Betsey Johnson

Her sexy clothes make merciless fun of sex. She's naughty, dresses like a kitschy rock Muppet and remembers when fashion had a sense of humor.


Carina Chocano
April 24, 2001 11:44PM (UTC)

Betsey Johnson should be retired and preserved in an amber pantheon of style nostalgia. She should be attending her own nail-in-the-coffin commemoration at the Met, or playing the couture grande dame like Karl Lagerfeld. She should be swathed in black and fanning herself inscrutably behind a pair of enormous eyeshades.

Instead, she is jumping around in bangs and fishnets and corsets, cavorting with Playboy bunnies and bikers and rock stars. At 59, she still dresses like a kitschy rock Muppet and paints her long nails blue. She doesn't so much pose for photos as she contorts for them, feigning gleeful insanity. In photos, her daughter, Lulu, often stands by looking neat, poised and indulgent as Mom crouches like a toddler and fans out her hair extensions as far as they'll go. Her smile is enormous. When she laughs, her mouth eats her face.

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When the Council of Fashion Designers presented Johnson with the Timeless Talent Award in 1999, it wasn't kidding. Johnson is the Mick Jagger of fashion. She used to turn cartwheels down the runway at the finales of her fall and spring shows, tutus and braids flying. The New York Observer's Simon Doonan called her a "cartwheeling kook" just two months ago, so presumably she's still acrobatic. Doonan also called her "the only person smart enough to allow her runway models to behave the way they behave backstage, i.e., naughty and excitable." She herself is naughty and excitable and busy. She has more than 40 stores worldwide and designs two collections a year. The tags on her clothing feature doodles and snapshots of her various alter egos and little handwritten notes telling you to have a nice day. Her publicist, who answers the phone "Hello?" says people have been waiting since January to speak with her. She may be able to get back to me in the fall. The publicist sounds weary and beleaguered. Why won't people leave her alone? Betsey is our good friend but she doesn't have time to tell everyone her life story. Anyway, her life story is preserved in an amber pantheon of rock nostalgia. Even if you haven't heard it before, you've heard it before.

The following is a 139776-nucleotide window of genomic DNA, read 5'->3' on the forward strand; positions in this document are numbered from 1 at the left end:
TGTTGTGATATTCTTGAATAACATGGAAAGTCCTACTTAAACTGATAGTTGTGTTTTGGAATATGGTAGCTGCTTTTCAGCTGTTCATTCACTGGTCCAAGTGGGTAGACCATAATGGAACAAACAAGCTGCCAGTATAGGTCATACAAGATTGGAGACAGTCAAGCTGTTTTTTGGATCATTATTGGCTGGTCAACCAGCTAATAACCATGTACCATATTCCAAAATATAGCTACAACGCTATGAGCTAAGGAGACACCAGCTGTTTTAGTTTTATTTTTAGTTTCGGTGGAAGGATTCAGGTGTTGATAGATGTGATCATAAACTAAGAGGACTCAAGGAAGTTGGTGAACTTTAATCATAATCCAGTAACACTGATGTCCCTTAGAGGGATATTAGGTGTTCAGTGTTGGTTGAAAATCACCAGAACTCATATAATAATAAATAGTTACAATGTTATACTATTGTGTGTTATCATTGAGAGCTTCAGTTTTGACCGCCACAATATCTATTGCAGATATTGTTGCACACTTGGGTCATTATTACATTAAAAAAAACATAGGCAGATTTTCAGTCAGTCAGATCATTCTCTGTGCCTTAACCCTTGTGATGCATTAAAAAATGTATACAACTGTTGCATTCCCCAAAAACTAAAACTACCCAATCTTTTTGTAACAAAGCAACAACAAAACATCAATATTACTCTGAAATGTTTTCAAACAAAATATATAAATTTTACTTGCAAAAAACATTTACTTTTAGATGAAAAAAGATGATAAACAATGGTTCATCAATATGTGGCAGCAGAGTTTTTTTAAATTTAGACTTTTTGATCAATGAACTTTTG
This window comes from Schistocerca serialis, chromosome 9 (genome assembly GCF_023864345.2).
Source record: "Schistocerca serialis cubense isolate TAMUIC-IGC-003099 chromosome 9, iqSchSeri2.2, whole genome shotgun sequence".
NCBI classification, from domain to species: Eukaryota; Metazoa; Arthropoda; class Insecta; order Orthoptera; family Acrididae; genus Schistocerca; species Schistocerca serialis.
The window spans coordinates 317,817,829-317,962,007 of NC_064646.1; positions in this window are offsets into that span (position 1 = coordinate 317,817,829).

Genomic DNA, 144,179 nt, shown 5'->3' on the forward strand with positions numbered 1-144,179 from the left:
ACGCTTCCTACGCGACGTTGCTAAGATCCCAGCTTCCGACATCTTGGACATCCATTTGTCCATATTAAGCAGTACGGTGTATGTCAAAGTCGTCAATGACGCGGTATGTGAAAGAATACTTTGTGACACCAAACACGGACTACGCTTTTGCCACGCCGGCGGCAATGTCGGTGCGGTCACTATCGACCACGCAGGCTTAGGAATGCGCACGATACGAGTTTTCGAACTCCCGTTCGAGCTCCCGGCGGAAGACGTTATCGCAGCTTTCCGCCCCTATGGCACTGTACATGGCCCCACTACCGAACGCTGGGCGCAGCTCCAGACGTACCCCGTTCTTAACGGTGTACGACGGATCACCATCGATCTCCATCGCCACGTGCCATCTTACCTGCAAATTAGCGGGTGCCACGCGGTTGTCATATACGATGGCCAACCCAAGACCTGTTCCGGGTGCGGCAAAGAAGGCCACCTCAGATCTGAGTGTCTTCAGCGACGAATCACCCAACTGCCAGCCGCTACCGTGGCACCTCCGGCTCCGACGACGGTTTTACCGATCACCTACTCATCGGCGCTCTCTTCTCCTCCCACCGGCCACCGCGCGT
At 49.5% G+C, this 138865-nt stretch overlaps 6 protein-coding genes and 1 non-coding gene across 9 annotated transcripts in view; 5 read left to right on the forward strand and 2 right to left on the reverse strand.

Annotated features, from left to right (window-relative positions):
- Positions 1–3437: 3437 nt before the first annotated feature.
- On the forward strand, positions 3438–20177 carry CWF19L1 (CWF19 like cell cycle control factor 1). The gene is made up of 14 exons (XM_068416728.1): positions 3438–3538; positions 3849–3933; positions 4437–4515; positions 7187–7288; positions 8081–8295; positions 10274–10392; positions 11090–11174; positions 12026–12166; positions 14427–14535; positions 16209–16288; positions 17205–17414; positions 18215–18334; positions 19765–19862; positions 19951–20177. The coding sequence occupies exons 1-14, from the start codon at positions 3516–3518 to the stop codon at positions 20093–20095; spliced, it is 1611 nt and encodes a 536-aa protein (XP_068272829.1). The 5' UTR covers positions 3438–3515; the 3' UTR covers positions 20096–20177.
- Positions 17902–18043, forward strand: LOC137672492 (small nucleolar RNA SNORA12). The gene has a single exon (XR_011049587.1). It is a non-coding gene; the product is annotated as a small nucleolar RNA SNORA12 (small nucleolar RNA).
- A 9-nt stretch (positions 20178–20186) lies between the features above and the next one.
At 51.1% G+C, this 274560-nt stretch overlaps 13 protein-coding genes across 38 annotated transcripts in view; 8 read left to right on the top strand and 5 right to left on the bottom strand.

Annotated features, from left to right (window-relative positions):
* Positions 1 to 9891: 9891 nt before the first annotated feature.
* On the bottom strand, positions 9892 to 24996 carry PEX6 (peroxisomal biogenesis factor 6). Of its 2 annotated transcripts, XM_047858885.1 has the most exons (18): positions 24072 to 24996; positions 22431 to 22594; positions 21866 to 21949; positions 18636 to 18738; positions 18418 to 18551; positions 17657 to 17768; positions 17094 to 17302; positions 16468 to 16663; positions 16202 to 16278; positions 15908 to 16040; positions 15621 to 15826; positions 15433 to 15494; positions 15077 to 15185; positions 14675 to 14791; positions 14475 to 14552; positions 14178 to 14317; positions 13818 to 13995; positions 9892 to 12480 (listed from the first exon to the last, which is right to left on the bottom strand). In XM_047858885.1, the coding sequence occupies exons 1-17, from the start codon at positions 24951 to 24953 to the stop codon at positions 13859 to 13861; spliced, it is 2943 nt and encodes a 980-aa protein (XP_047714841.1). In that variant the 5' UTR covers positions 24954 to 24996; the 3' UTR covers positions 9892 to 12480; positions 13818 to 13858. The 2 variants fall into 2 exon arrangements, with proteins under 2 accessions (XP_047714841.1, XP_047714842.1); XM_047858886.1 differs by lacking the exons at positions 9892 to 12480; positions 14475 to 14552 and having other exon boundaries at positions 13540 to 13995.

It is, in general, a pretty good story, and can be sketched out in a few broad strokes. She lived in the Chelsea Hotel in the late '60s. Edie Sedgwick was her house model. She became a friend-of-Andy. She designed the costumes for "Ciao, Manhattan." She made velvet suits for the Velvet Underground. She made Lou Reed's pants too big in the crotch, provoking his anger. She married John Cale, making matters worse. She shocked the fashion establishment. She hung out at Max's Kansas City. She shocked the fashion establishment at Max's Kansas City. She played Yoko Ono to Lou Reed's Paul. She broke up the Velvet Underground.

So maybe a lot of people had the same story back then, or were part of the same story, or else the '60s were like a really small town. But Betsey Johnson was to rock what Vivienne Westwood was to punk 10 years later. Or rock was to her what punk was to Vivienne Westwood. Either way, Johnson lived the dream life of rock stars and continues to dress the part. Why shouldn't she? She designed the costumes. As one longtime employee says, "You never see her not looking a certain way. She is always a doll. A living doll."

Not long ago, Johnson was lying in bed in her storied Manhattan penthouse, gazing at her enormous, illuminated closet, whimsically asking herself, "What do I want?"

The answer turned out to be "Betsey's Closet." It was the name of her fall 2001 collection and one of her company's biggest smashes ever. "I cloned myself," Johnson said, describing the retrospective, in which the models were styled to look like her -- with her flopsy, streaky hair and lightning bolt tattoos just above the heart -- and instructed to flounce and prance like her. They wore tutus, corsets, bubble satin minis, velveteen knicker suits, teddies, bloomers, crinolines and other garments perfect for running away from a French Quarter brothel to join the circus, or the other way around.